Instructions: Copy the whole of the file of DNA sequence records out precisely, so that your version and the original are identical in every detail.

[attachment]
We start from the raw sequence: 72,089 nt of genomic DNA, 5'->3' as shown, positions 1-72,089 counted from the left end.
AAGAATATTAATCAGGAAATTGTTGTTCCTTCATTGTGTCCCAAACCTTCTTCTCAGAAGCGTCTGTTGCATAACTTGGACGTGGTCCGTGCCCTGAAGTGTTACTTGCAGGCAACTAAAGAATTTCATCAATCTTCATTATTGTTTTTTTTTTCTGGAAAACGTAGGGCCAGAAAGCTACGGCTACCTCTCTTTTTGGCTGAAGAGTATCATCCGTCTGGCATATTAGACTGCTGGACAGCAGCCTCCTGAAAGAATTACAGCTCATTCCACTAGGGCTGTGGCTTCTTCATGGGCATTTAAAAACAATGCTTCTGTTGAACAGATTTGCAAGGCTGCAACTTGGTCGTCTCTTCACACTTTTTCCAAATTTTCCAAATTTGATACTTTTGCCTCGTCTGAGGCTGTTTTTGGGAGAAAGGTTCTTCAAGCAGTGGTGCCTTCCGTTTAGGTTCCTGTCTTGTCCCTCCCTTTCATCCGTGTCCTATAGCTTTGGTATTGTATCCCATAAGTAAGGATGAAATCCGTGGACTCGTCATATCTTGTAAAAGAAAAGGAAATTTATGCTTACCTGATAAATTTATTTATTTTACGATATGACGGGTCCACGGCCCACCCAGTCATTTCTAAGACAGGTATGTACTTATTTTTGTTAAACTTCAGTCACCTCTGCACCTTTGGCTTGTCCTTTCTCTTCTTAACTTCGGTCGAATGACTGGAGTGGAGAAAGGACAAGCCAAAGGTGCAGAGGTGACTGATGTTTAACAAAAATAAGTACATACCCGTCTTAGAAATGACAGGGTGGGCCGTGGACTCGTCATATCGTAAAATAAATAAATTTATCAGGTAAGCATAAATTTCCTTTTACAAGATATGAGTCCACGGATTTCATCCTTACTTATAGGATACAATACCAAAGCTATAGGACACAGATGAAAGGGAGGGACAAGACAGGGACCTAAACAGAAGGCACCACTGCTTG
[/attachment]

We start from the raw sequence: 72,089 nt of genomic DNA, 5'->3' as shown, positions 1-72,089 counted from the left end.
AAGAATATTAATCAGGAAATTGTTGTTCCTTCATTGTGTCCCAAACCTTCTTCTCAGAAGCGTCTGTTGCATAACTTGGACGTGGTCCGTGCCCTGAAGTGTTACTTGCAGGCAACTAAAGAATTTCATCAATCTTCATTATTGTTTTTTTTTTCTGGAAAACGTAGGGCCAGAAAGCTACGGCTACCTCTCTTTTTGGCTGAAGAGTATCATCCGTCTGGCATATTAGACTGCTGGACAGCAGCCTCCTGAAAGAATTACAGCTCATTCCACTAGGGCTGTGGCTTCTTCATGGGCATTTAAAAACAATGCTTCTGTTGAACAGATTTGCAAGGCTGCAACTTGGTCGTCTCTTCACACTTTTTCCAAATTTTCCAAATTTGATACTTTTGCCTCGTCTGAGGCTGTTTTTGGGAGAAAGGTTCTTCAAGCAGTGGTGCCTTCCGTTTAGGTTCCTGTCTTGTCCCTCCCTTTCATCCGTGTCCTATAGCTTTGGTATTGTATCCCATAAGTAAGGATGAAATCCGTGGACTCGTCATATCTTGTAAAAGAAAAGGAAATTTATGCTTACCTGATAAATTTATTTATTTTACGATATGACGGGTCCACGGCCCACCCAGTCATTTCTAAGACAGGTATGTACTTATTTTTGTTAAACTTCAGTCACCTCTGCACCTTTGGCTTGTCCTTTCTCTTCTTAACTTCGGTCGAATGACTGGAGTGGAGAAAGGACAAGCCAAAGGTGCAGAGGTGACTGATGTTTAACAAAAATAAGTACATACCCGTCTTAGAAATGACAGGGTGGGCCGTGGACTCGTCATATCGTAAAATAAATAAATTTATCAGGTAAGCATAAATTTCCTTTTACAAGATATGAGTCCACGGATTTCATCCTTACTTATAGGATACAATACCAAAGCTATAGGACACAGATGAAAGGGAGGGACAAGACAGGGACCTAAACAGAAGGCACCACTGCTTG